The season started off slow, Nick finishing sixth at Daytona, fifth at both Phoenix and Pomona and then fourth at Laguna Seca. But hey, we’re in third place in the points and only three points away from Chuck Sorensen then in second! Things aren’t all bad. In fact, we’re gunning for second! And for the next three races we finished on the podium, 2nd at Mid-Ohio, 2nd at Brainerd and 3rd at Sears Point. We’re pushing but we can’t seem to pass Sorensen in the points. He just seems to get faster each race. We’re down to the last race. Road Atlanta. If we finish ahead of Sorensen by two positions, we have second place for the season. But it wasn’t to be. Chuck ran a flawless race and finished 2nd to Nick’s 5th, Nick ending the season in 3rd behind team mates Rich Oliver and Chuck Sorensen (1st and 2nd respectively).

We gave it our best and came within points of second. It was a great season and we’d made a name for ourselves in racing. Nick wrote articles in the August and December ‘94 issues of Sport Rider Magazine. Now It’s time to plan for ‘95. More power, lighter components, more sponsorship...



Rider Position Rider Position
Rich Oliver 1 Chris D’Alusio 6
Chuck Sorensen 2 Mike Sullivan 7
Nick Ienatsch 3 Jason Paden 8
Danny Walker 4 Chris Rankin 9
Al Salaverria 5 John Cornwell 10

Zero Gravity Race Team 1995

Sponsors seem to be more interested in us for some reason. Our biggest sponsor (besides Dunlop and Yamaha’s back-door help) was now Splitfire Sparkplugs. They’re riding high with success in Supercross, Drag Racing and now Road Racing. We’re featured in their magazine ads each month in several different publications. Hey, this is cool. Now where were we? Oh yes, racing...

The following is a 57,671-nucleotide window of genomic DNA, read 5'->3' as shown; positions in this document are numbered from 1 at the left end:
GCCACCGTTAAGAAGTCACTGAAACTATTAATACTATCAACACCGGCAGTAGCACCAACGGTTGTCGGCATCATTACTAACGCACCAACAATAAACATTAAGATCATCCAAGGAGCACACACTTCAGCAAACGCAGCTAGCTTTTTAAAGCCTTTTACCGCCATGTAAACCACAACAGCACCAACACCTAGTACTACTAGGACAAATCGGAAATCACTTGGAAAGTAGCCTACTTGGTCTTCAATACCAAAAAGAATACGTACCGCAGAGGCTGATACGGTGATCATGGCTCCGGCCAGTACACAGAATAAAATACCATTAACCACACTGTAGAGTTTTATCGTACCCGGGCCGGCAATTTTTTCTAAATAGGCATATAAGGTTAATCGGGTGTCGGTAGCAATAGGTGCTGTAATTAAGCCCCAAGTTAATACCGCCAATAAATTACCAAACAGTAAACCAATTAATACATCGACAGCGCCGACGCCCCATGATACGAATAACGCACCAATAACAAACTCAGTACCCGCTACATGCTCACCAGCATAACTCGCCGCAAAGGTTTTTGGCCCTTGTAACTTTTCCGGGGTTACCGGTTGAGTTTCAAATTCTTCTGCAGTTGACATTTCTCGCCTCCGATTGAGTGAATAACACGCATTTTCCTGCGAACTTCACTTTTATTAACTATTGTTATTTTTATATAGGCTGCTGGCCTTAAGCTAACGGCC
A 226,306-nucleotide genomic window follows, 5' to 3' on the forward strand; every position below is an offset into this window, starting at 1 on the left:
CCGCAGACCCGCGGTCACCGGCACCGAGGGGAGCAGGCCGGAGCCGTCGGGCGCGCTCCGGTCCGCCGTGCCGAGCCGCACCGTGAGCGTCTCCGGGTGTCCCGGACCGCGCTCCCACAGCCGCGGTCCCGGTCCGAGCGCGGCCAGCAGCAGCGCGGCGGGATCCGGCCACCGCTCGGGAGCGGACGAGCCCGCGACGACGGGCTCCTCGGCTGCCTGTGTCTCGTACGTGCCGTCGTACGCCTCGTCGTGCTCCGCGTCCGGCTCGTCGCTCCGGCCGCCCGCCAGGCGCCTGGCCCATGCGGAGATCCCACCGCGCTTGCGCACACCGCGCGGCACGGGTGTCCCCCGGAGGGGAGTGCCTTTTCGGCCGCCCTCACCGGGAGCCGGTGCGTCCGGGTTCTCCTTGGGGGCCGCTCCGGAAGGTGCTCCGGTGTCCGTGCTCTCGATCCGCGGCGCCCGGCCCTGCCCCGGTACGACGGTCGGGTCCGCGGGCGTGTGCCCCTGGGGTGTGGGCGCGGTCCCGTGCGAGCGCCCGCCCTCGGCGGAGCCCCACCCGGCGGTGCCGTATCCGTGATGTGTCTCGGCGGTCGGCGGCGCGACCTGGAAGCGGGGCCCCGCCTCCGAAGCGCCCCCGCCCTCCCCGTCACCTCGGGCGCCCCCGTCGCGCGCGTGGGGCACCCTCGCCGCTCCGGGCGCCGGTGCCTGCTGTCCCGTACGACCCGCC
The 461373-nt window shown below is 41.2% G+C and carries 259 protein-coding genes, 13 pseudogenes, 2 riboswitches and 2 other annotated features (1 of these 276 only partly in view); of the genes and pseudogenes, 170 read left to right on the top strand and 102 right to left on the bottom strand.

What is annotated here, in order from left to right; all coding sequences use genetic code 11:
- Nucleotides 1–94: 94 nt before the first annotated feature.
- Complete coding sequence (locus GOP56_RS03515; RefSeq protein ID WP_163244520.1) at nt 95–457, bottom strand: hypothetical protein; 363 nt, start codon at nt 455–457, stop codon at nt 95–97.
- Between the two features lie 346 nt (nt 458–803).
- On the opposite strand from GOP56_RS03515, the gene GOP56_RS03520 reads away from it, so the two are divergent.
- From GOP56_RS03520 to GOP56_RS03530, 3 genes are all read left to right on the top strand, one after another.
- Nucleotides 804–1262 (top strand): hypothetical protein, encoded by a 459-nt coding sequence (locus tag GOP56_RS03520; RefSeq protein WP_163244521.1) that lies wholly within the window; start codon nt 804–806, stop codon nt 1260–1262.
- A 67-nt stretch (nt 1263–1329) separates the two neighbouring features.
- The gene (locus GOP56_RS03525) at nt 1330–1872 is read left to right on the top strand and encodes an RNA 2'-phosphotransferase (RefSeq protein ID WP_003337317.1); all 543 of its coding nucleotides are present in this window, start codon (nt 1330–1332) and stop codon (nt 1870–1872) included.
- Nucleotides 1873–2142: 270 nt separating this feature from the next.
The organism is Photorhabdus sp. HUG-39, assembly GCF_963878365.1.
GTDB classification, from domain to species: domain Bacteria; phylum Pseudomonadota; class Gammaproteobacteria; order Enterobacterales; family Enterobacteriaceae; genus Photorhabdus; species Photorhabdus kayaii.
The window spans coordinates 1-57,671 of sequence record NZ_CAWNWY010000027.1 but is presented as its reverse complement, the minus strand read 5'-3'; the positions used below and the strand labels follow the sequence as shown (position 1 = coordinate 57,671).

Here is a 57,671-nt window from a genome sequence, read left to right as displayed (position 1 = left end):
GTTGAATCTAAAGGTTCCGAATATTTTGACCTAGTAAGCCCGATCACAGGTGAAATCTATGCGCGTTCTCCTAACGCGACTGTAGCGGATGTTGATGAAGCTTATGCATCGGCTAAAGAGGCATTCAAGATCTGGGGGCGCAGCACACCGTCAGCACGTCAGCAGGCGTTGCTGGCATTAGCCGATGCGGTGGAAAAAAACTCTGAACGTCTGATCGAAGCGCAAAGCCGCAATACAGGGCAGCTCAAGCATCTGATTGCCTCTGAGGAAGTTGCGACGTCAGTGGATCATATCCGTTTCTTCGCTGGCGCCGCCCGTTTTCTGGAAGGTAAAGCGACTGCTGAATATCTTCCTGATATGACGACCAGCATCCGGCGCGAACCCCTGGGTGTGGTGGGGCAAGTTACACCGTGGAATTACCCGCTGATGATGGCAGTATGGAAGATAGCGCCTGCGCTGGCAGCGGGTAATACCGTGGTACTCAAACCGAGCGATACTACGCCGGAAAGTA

In a press release dated February 27, 1995 Zero Gravity announced the signing of Nick Ienatsch to again contest the AMA 250 Grand Prix. As a footnote, the press release noted, "The team will unveil at the Daytona Race Zero Gravity’s new "Double Bubble" windscreen, an unusual looking windscreen designed to reduce frontal mass while providing enhanced aerodynamic flow over the rider’s helmet and shoulders." It must have worked because Nick’s trap speeds (160 mph) were fastest in the class. He finished fourth narrowly missing a trip to the podium. Pomona was even better with a second place finish.